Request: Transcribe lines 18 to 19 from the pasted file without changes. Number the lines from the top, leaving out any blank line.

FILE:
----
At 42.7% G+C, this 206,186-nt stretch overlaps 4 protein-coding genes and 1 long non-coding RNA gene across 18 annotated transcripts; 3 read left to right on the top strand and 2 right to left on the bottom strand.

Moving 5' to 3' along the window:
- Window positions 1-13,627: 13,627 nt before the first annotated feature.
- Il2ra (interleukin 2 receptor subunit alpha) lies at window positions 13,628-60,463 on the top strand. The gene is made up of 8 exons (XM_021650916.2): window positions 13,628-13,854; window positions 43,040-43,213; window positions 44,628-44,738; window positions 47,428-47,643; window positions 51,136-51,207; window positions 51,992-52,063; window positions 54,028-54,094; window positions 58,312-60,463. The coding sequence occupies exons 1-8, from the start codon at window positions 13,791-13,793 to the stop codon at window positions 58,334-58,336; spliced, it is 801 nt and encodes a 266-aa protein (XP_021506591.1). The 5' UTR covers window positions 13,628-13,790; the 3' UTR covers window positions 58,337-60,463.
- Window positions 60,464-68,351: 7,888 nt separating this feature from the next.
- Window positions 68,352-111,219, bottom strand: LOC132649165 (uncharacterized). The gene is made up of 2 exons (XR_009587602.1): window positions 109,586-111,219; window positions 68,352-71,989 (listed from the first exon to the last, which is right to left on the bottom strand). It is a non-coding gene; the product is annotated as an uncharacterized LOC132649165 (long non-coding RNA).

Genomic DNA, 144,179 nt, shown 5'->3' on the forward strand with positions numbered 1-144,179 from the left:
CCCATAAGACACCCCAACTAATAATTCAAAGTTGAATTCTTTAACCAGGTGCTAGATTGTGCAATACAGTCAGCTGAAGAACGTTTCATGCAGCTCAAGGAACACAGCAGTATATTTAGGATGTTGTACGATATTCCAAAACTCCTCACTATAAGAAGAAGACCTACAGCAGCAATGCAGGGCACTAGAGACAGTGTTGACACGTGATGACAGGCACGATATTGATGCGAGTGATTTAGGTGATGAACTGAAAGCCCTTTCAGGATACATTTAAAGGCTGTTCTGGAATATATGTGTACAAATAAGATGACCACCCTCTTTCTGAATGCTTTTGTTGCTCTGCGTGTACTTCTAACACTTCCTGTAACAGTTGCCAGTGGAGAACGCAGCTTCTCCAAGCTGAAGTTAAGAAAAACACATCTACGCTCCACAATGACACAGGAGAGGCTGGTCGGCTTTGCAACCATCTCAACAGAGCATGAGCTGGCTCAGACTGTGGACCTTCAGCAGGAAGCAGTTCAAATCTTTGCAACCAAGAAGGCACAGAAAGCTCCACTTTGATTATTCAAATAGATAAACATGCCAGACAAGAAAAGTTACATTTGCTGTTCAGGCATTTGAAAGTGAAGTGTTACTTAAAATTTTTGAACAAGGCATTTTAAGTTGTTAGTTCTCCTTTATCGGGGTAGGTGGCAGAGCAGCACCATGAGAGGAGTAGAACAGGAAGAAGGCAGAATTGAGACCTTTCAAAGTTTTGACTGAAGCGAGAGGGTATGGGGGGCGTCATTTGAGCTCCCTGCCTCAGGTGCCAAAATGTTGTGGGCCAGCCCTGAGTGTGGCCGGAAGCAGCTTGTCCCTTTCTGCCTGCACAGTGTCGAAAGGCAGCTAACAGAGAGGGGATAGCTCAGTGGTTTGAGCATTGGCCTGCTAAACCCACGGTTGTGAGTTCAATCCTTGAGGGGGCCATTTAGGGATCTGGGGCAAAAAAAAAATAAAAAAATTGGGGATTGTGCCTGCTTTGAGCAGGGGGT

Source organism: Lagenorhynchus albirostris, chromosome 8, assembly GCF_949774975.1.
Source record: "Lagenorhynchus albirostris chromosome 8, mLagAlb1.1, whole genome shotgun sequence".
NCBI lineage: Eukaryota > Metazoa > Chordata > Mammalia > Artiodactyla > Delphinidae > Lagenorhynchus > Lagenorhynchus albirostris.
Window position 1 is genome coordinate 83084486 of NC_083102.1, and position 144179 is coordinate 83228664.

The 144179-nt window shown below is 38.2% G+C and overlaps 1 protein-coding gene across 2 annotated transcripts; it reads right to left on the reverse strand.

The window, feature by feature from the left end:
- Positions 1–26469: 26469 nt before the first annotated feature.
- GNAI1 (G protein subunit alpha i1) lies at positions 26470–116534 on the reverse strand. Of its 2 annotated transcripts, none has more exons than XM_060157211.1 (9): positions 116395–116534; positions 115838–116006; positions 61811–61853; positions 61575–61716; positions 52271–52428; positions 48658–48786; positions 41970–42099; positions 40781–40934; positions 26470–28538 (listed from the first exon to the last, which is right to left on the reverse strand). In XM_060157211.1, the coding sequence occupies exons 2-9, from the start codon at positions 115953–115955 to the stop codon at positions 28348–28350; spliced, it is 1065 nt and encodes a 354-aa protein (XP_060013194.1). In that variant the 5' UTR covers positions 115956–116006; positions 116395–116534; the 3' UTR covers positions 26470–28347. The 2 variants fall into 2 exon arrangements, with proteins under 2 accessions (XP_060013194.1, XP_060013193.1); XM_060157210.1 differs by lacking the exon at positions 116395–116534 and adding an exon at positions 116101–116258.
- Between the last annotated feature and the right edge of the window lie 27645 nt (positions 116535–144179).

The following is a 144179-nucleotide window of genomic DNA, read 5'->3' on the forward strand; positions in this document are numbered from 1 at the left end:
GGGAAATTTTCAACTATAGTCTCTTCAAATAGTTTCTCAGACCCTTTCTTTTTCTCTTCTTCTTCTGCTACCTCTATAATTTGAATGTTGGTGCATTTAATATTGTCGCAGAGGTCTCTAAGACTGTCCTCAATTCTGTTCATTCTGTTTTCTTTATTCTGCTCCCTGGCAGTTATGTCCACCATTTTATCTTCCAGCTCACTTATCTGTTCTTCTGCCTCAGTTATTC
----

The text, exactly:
The following is a 144179-nucleotide window of genomic DNA, read 5'->3' on the forward strand; positions in this document are numbered from 1 at the left end:
GGGAAATTTTCAACTATAGTCTCTTCAAATAGTTTCTCAGACCCTTTCTTTTTCTCTTCTTCTTCTGCTACCTCTATAATTTGAATGTTGGTGCATTTAATATTGTCGCAGAGGTCTCTAAGACTGTCCTCAATTCTGTTCATTCTGTTTTCTTTATTCTGCTCCCTGGCAGTTATGTCCACCATTTTATCTTCCAGCTCACTTATCTGTTCTTCTGCCTCAGTTATTC